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Clergy’s calling: Calm Chaney

Published: Sat, November 20, 2010 @ 12:10 a.m.

By Denise Dick



The city school district is calling on those close to a higher power for help in restoring calm at Chaney High School.

Earlier this week, police used pepper spray to break up two fights at the school within 35 minutes.

The Rev. Lewis W. Macklin II of Holy Trinity Missionary Baptist Church said Superintendent Wendy Webb asked him to enlist the help of area pastors.

“She’s being proactive,” the Rev. Mr. Macklin said.

He sent an e-mail to fellow pastors Thursday, asking for assistance.

“The presence of clergy as community leaders has been requested to restore a calming presence at Chaney High School for the next several days,” Mr. Macklin wrote.

He said the partnership between the city schools and area clergy has existed for a long time, and this isn’t the first time clergy have gone into the schools. Some go weekly.

“We’re not there to proselytize or to bring people to our churches,” Mr. Macklin said. “We’re just there to provide a calming presence.”

The clergy aren’t there to replace administrators or to dole out discipline, he said.

Webb said the problem Tuesday occurred after a random weapons check at the school. The checks, which occur regularly, involve metal detectors set up at school entrances.

“It wasn’t as tight as it could have been,” she said.

Administrators at Chaney are new this year, the superintendent said.

When dealing with students, school personnel have to make sure there aren’t too many students in the hall at a time and to be on the lookout for problems.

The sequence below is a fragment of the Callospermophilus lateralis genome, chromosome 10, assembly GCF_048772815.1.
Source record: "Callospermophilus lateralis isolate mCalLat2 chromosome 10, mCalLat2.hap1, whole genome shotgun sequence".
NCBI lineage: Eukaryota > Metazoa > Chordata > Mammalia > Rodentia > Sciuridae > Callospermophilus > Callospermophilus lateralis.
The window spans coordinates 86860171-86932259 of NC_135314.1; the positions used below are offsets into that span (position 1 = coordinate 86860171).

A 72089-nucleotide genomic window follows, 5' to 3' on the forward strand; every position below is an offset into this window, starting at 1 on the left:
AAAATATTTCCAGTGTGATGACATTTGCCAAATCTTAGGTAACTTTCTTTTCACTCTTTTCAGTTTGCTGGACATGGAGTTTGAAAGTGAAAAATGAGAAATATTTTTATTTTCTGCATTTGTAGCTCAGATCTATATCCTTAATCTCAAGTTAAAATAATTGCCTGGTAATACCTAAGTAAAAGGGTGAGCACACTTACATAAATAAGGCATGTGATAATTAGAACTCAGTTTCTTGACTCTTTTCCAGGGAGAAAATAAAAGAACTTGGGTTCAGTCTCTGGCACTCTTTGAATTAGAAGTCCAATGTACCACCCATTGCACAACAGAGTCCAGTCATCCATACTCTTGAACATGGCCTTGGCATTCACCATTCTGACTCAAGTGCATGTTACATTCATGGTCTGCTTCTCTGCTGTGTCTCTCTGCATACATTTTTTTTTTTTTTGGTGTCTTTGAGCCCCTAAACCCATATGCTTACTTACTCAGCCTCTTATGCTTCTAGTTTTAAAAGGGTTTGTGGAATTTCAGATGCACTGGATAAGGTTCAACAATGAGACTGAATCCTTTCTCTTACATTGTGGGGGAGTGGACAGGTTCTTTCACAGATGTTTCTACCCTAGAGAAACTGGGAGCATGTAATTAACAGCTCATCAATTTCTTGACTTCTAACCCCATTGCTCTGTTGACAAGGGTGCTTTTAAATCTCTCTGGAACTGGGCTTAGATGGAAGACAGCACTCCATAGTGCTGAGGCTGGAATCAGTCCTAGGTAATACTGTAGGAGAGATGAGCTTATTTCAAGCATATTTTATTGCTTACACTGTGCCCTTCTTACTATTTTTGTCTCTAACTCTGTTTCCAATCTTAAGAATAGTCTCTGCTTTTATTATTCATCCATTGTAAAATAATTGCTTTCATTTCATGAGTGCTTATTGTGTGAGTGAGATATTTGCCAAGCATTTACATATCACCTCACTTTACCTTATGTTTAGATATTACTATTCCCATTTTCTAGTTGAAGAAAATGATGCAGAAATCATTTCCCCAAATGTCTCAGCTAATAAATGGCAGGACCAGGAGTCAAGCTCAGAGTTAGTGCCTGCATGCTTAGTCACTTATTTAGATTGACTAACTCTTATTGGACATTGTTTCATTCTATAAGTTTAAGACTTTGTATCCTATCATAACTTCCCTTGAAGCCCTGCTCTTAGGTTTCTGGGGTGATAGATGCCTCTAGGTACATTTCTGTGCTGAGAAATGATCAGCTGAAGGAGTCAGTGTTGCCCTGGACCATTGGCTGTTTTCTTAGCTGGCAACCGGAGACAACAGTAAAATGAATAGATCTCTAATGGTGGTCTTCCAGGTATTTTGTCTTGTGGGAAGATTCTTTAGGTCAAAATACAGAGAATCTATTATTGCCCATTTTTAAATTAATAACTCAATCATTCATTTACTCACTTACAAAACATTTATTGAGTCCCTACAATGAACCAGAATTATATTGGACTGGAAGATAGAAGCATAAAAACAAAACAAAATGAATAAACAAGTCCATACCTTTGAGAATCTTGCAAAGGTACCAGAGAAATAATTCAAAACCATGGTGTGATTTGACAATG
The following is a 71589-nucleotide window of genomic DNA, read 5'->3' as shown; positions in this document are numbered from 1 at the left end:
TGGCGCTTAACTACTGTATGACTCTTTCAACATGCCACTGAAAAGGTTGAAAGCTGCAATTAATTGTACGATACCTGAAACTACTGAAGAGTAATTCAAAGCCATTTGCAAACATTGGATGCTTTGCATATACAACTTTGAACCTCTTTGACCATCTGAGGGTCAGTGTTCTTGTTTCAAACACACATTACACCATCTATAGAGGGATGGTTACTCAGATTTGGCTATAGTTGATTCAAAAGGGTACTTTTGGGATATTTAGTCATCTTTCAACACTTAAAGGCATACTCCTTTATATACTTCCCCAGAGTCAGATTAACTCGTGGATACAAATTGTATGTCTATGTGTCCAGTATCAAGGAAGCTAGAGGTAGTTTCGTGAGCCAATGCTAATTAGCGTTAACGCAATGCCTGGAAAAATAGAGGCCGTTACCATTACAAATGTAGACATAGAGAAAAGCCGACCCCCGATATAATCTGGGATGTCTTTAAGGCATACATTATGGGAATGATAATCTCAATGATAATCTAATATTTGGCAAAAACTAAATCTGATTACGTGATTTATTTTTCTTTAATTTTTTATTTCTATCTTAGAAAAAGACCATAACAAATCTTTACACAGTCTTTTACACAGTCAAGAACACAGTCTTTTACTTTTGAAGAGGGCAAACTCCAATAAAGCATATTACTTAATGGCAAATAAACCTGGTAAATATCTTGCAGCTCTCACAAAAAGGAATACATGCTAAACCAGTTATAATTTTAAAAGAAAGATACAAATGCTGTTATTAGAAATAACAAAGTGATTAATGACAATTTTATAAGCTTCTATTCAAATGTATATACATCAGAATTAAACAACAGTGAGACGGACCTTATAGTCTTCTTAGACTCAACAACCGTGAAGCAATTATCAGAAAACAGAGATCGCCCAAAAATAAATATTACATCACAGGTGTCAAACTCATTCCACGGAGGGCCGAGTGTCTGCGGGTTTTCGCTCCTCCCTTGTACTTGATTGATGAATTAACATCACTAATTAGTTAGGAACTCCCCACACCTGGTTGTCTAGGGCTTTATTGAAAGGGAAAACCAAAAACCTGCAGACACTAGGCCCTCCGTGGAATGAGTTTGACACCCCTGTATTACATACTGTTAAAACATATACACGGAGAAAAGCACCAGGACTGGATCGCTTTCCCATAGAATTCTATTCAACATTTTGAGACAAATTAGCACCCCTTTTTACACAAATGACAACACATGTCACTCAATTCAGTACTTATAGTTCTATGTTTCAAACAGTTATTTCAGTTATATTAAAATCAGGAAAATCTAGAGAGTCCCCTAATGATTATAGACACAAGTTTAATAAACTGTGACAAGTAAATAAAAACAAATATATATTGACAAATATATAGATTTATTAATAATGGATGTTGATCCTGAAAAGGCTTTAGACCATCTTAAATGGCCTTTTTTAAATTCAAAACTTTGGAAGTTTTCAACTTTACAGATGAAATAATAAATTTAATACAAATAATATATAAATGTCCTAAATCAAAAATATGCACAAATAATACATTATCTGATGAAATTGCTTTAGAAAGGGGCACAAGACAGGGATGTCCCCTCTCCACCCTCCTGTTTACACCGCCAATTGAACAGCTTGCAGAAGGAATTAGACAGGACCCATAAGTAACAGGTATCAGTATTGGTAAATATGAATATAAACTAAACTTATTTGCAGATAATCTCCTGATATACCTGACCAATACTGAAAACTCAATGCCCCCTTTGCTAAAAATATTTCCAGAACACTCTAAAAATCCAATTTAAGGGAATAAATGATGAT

Changes have been implemented to try to reduce the possibility of a similar occurrence, Webb said.

The pastors talk to the students and encourage them. Many of the students attend their churches and have a rapport with them.

With the pastors there, the students are more apt to display behavior their parents would want to see, Mr. Macklin said.

“It does not supplant building leaders and administrators,” the pastor said. “It’s just an additional presence, extra eyes.”

John T. Allen, district ombudsmen, agreed.

“Basically it’s just additional support and someone who is a part of the community that the students are a part of,” he said.

Assistant administrators from other schools have been assisting at Chaney since Tuesday’s fights, he said. Things have quieted down.

The pastors are asked to help in the schools from either 8 a.m. to noon or 11 a.m. to 3 p.m. through Tuesday. “We figure it will be a nice overlap with the lunch hour to be there just to support staff,” Mr. Macklin said.

Some students may respond differently when dealing with a member of the clergy than when it’s someone from school, he said.

“Part of it may be because it’s someone from outside the classroom, outside of the school,” Mr. Macklin said. “Some of it might be also respecting the calling, who we represent.”

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